The Children’s Heart Center is home to the CCRC, which is a multicenter research consortium studying outcomes following catheterizations, and surgical and nonsurgical interventions. Nine other centers are involved. Since founding the CCRC in 2014, our team has received numerous awards and authored many publications.

Pediatric Heart Network
As one of 10 core sites in this NIH multicenter collaboration, we are working to define best practices for treating pediatric heart disease. We are leading a network investigation of collaborative learning to improve postoperative management.

Children’s Heart Research and Outcomes Center (HeRO)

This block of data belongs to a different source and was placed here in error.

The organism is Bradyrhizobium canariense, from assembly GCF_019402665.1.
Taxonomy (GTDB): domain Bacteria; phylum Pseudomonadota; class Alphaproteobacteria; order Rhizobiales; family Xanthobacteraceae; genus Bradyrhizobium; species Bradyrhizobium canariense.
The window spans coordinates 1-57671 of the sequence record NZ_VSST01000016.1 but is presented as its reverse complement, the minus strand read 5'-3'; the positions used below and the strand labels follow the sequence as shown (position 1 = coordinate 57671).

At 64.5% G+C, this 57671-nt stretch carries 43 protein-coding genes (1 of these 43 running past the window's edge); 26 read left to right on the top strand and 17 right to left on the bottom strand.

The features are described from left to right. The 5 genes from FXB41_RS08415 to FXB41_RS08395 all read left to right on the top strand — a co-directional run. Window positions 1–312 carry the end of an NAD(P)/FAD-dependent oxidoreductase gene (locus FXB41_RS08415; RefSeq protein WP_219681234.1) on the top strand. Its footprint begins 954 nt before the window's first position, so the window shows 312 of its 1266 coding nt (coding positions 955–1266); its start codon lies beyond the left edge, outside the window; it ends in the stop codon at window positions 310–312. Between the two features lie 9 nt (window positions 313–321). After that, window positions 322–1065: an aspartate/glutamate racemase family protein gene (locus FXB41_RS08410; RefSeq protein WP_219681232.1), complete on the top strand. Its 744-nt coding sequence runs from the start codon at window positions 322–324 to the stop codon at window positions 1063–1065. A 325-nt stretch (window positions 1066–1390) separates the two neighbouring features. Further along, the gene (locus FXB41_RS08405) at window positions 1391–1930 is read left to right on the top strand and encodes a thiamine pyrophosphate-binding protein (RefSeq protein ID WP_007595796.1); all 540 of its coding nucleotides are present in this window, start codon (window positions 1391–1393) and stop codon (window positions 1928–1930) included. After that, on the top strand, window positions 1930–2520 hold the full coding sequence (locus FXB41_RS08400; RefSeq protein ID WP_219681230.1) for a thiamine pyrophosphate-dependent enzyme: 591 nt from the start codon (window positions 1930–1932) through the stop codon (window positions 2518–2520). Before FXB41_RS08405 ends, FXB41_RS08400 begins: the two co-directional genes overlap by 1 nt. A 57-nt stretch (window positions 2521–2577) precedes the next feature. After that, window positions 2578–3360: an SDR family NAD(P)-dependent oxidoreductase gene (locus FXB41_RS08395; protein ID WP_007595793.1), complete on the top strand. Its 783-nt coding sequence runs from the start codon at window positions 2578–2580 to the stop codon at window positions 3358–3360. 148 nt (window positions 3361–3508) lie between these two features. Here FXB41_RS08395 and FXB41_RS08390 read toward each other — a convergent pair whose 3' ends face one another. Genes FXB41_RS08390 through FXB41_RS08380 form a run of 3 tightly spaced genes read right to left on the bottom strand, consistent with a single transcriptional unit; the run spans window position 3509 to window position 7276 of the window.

HeRO is a dedicated research center focused on problems associated with pediatric heart diseases. The center promotes partnership of scientists with pediatric cardiologists and cardiothoracic (CT) surgeons at the Heart Center to align basic research with patient-oriented studies aiming to improve the lives of children with heart disease.

Cardiovascular Imaging Research Core (CIRC)
We provide noninvasive imaging services, including electrocardiogram (ECG), echocardiography, stress test, stress echocardiography and cardiac MRI, for cardiovascular research involving infants, children and adolescents. The CIRC has dedicated space, equipment and staff to provide quality cardiovascular imaging data that is systematically collected.

Cardiac imaging